Vera told Mike that she wanted a new pouffe because her existing one had a gaping hole in it and all the little white pellets were escaping! Such was a conversation I heard the other day whilst in Morrisons Knottingley, one of the finest shopping emporiums in the whole of the North of England. But was Vera strictly correct in her chosen adjective for what the author understood to be the softly upholstered “square” footstool she wanted replacing? Or should she have called it a cube, tuffet, buffet or hassock?
A cube in one strict dictionary definition is a tuffet, pouffe or hassock describing a piece of furniture used as a footstool or low seat. It is not a stool by its being completely covered in fabric so that no legs are visible. The cubes we are familiar with are fitted with small half inch high plastic glide feet which lift the structure above the floor surface thus avoiding scuffing at the edges. By virtue of its very regularity the cube is similar in all dimensions, length, depth and height.
Pouffes tend to be lower versions of cubes. Again, the receptacles for the feet are softly upholstered and tend to be square and softly upholstered. What distinguishes them in the first instance is their height as pouffes within our understanding are lower than cubes acting exclusively as footstools rather than as seating footstool cubes - of which we have an excellent selection on offer in over 100 different fabrics and colours. They may also not be framed in wood although with longevity in mind a glued hardwood frame makes for a longer lasting pouffe that may be passed down from generation to generation.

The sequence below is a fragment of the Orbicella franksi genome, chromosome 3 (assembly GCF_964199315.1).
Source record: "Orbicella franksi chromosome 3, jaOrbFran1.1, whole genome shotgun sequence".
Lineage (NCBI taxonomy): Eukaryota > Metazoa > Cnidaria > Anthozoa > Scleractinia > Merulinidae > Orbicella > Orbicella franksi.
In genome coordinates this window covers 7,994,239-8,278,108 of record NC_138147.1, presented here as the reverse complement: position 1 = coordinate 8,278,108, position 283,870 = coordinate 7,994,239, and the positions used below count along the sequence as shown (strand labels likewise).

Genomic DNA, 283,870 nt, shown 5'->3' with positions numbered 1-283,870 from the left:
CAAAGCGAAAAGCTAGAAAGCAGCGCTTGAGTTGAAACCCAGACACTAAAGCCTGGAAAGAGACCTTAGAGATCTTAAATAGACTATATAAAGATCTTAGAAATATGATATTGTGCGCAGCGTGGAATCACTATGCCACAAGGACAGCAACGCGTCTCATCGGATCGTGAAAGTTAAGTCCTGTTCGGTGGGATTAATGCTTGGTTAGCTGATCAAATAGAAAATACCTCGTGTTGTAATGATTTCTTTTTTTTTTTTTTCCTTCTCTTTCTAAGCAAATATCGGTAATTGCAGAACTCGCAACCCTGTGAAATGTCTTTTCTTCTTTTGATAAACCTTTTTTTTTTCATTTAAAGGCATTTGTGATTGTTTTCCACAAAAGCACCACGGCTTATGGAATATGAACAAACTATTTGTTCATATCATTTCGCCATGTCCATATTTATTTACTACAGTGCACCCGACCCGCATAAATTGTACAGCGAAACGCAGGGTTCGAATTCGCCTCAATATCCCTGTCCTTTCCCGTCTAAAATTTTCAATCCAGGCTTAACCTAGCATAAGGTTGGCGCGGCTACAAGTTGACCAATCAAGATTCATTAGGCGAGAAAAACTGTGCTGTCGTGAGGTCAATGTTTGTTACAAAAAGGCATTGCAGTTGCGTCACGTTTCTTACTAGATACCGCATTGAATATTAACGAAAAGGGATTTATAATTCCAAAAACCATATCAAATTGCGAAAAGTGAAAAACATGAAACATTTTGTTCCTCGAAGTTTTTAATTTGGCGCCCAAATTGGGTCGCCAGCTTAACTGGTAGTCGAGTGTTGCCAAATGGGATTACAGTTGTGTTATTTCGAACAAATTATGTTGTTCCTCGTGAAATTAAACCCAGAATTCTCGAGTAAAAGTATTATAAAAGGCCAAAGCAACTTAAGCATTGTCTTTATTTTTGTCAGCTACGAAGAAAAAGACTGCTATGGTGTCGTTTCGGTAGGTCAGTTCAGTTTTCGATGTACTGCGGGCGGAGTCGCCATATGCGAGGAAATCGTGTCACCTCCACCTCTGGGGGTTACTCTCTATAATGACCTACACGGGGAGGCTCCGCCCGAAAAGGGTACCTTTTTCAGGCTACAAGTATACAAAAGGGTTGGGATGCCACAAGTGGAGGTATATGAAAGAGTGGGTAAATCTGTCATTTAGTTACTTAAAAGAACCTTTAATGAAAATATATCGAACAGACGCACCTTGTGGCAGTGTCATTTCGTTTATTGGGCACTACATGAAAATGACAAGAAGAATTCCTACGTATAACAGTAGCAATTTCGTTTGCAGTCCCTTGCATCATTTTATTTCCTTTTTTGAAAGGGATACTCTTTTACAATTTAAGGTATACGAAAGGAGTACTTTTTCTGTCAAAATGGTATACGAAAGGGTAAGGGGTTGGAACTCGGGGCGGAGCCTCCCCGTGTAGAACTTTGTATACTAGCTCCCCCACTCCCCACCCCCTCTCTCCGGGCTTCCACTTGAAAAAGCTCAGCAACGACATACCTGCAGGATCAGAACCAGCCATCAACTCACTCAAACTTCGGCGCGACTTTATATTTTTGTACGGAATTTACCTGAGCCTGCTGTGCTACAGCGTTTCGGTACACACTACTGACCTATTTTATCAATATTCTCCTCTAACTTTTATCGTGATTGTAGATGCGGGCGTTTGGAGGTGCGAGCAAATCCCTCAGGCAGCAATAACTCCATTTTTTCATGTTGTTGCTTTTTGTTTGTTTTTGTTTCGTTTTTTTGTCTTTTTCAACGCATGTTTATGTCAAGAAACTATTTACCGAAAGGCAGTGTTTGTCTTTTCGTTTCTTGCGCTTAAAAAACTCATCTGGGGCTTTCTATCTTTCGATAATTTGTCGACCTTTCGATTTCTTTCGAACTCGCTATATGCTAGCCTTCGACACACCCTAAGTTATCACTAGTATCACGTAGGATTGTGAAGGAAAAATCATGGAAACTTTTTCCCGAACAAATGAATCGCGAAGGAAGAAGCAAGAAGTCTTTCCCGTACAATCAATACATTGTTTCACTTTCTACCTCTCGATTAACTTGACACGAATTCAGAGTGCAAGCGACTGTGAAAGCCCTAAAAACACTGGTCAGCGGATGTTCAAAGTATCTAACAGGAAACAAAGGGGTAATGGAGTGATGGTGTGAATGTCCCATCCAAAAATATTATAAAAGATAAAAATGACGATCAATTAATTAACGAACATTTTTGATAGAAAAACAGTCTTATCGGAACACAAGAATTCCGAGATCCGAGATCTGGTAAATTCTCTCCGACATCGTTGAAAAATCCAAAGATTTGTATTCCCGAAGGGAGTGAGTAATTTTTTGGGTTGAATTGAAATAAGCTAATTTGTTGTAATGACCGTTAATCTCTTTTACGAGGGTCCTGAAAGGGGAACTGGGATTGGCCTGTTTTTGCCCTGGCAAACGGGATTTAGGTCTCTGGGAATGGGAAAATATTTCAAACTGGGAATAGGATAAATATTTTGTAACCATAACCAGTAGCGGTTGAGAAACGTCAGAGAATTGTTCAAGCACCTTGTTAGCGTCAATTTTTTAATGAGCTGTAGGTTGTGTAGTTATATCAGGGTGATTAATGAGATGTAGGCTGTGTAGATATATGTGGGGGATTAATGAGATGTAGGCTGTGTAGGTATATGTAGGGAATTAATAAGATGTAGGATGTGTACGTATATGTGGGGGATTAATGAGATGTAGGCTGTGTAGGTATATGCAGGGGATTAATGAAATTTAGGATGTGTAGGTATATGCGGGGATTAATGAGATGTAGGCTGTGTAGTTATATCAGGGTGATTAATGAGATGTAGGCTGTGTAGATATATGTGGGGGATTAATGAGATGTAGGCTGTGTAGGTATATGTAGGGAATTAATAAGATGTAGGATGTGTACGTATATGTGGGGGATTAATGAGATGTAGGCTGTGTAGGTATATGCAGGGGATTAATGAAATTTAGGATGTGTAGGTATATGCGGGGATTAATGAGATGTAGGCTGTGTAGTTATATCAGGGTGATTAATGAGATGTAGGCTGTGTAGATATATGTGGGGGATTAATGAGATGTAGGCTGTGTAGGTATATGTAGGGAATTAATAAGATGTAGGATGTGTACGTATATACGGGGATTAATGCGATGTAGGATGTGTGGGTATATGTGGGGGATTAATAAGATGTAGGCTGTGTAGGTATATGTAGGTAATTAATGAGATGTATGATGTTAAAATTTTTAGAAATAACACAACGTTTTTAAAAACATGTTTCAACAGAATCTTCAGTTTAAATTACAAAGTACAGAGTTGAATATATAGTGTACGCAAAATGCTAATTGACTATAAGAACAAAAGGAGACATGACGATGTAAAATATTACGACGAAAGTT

The other words used to describe a pouffe or cube, tuffet and hassock are both derived from old English names for a small grassy knoll, hillock or clump of grass. These terms have been in use since at least the sixteenth century and are commonly associated with the nursery rhyme featuring Little Miss Muffet. Some historians claim the rhyme was written by Dr. Thomas Muffet, a sixteenth-century English entomologist, for his daughter.
Buffets have their origin in the North of England. Some commentators suggest the meaning derives from the growth of the railways in Mid Victorian times when the soft couplings of trains coming together was aided by buffers which eased vast structures together. From this some suggest the term “buffet” arrived in colloquial parlance to parts of Yorkshire and Lancashire. In later years it developed to become the term used to describe a low square seat or footstool.
A hassock is lower in height than either a pouffe or cube and is usually to be found as a stuffed woven bag of soft material for kneeling upon in churches. The term “hassock” is frequently confused by religious followers with tuffet in its association of the act of kneeling at prayer or genuflecting. If we were to be pedantic and to sum up, from tallest to smallest we would have in order of decreasing magnitude, cube, pouffe, buffet, tuffet and hassock.